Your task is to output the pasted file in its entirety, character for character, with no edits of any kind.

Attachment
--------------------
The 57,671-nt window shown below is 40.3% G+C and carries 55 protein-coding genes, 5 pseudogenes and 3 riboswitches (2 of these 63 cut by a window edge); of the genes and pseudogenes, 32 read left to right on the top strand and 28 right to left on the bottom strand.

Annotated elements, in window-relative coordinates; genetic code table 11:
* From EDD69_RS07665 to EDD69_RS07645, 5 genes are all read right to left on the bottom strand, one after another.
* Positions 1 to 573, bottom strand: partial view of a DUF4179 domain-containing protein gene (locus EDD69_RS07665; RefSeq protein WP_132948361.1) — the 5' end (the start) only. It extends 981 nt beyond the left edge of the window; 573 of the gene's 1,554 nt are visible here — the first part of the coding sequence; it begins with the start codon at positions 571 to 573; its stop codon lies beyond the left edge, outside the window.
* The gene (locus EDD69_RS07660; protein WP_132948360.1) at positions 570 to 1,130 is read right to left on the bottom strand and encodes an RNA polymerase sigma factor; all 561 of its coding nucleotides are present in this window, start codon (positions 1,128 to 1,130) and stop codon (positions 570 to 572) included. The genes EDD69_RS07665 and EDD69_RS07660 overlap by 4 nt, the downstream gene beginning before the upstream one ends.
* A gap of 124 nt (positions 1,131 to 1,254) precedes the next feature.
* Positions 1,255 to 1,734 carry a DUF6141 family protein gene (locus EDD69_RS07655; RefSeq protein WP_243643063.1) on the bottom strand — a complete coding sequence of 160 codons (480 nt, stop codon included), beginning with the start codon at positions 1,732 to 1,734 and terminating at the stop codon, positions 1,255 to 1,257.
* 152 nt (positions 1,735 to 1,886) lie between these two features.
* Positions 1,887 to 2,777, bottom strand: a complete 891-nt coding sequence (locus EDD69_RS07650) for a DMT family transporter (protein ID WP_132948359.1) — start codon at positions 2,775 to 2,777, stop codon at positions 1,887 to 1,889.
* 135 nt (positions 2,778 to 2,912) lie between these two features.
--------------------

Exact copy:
The 57,671-nt window shown below is 40.3% G+C and carries 55 protein-coding genes, 5 pseudogenes and 3 riboswitches (2 of these 63 cut by a window edge); of the genes and pseudogenes, 32 read left to right on the top strand and 28 right to left on the bottom strand.

Annotated elements, in window-relative coordinates; genetic code table 11:
* From EDD69_RS07665 to EDD69_RS07645, 5 genes are all read right to left on the bottom strand, one after another.
* Positions 1 to 573, bottom strand: partial view of a DUF4179 domain-containing protein gene (locus EDD69_RS07665; RefSeq protein WP_132948361.1) — the 5' end (the start) only. It extends 981 nt beyond the left edge of the window; 573 of the gene's 1,554 nt are visible here — the first part of the coding sequence; it begins with the start codon at positions 571 to 573; its stop codon lies beyond the left edge, outside the window.
* The gene (locus EDD69_RS07660; protein WP_132948360.1) at positions 570 to 1,130 is read right to left on the bottom strand and encodes an RNA polymerase sigma factor; all 561 of its coding nucleotides are present in this window, start codon (positions 1,128 to 1,130) and stop codon (positions 570 to 572) included. The genes EDD69_RS07665 and EDD69_RS07660 overlap by 4 nt, the downstream gene beginning before the upstream one ends.
* A gap of 124 nt (positions 1,131 to 1,254) precedes the next feature.
* Positions 1,255 to 1,734 carry a DUF6141 family protein gene (locus EDD69_RS07655; RefSeq protein WP_243643063.1) on the bottom strand — a complete coding sequence of 160 codons (480 nt, stop codon included), beginning with the start codon at positions 1,732 to 1,734 and terminating at the stop codon, positions 1,255 to 1,257.
* 152 nt (positions 1,735 to 1,886) lie between these two features.
* Positions 1,887 to 2,777, bottom strand: a complete 891-nt coding sequence (locus EDD69_RS07650) for a DMT family transporter (protein ID WP_132948359.1) — start codon at positions 2,775 to 2,777, stop codon at positions 1,887 to 1,889.
* 135 nt (positions 2,778 to 2,912) lie between these two features.